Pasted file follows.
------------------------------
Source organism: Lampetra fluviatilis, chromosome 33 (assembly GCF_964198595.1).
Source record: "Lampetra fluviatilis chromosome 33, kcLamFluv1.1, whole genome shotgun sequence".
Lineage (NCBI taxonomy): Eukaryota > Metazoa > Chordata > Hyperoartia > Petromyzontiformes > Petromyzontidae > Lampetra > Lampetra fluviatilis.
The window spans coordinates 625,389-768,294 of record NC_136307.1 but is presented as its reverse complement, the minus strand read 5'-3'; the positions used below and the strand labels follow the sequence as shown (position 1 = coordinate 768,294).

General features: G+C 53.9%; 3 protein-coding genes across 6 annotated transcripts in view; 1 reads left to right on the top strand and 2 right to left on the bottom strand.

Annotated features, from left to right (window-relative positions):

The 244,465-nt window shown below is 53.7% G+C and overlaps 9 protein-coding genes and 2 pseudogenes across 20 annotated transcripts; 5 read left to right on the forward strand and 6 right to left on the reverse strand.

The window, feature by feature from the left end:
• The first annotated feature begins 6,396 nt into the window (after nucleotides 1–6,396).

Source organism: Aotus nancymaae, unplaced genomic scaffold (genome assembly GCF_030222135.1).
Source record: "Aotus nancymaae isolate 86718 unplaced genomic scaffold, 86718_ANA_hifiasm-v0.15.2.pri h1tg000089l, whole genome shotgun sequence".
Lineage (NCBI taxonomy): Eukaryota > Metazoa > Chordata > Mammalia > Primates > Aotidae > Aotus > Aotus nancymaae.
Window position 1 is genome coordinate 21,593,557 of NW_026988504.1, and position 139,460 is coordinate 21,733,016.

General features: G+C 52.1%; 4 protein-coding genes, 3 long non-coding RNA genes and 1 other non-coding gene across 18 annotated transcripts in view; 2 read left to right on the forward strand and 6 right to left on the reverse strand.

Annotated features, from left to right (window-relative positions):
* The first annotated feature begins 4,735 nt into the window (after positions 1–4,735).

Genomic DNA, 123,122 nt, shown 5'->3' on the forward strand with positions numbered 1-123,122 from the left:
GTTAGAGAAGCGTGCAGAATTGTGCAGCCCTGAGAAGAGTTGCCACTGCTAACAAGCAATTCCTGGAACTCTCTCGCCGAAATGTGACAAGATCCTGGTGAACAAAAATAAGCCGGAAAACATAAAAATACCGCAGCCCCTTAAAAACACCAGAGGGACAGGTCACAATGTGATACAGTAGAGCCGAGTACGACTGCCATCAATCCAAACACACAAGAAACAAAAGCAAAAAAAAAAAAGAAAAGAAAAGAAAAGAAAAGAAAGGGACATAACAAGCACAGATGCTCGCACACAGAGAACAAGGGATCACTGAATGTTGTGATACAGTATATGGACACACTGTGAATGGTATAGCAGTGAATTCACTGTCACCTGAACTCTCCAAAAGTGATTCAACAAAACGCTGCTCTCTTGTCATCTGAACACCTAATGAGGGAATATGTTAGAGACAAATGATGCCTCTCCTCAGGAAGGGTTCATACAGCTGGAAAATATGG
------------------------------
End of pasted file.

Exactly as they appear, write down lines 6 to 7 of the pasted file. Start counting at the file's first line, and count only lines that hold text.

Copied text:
Annotated features, from left to right (window-relative positions):

The 244,465-nt window shown below is 53.7% G+C and overlaps 9 protein-coding genes and 2 pseudogenes across 20 annotated transcripts; 5 read left to right on the forward strand and 6 right to left on the reverse strand.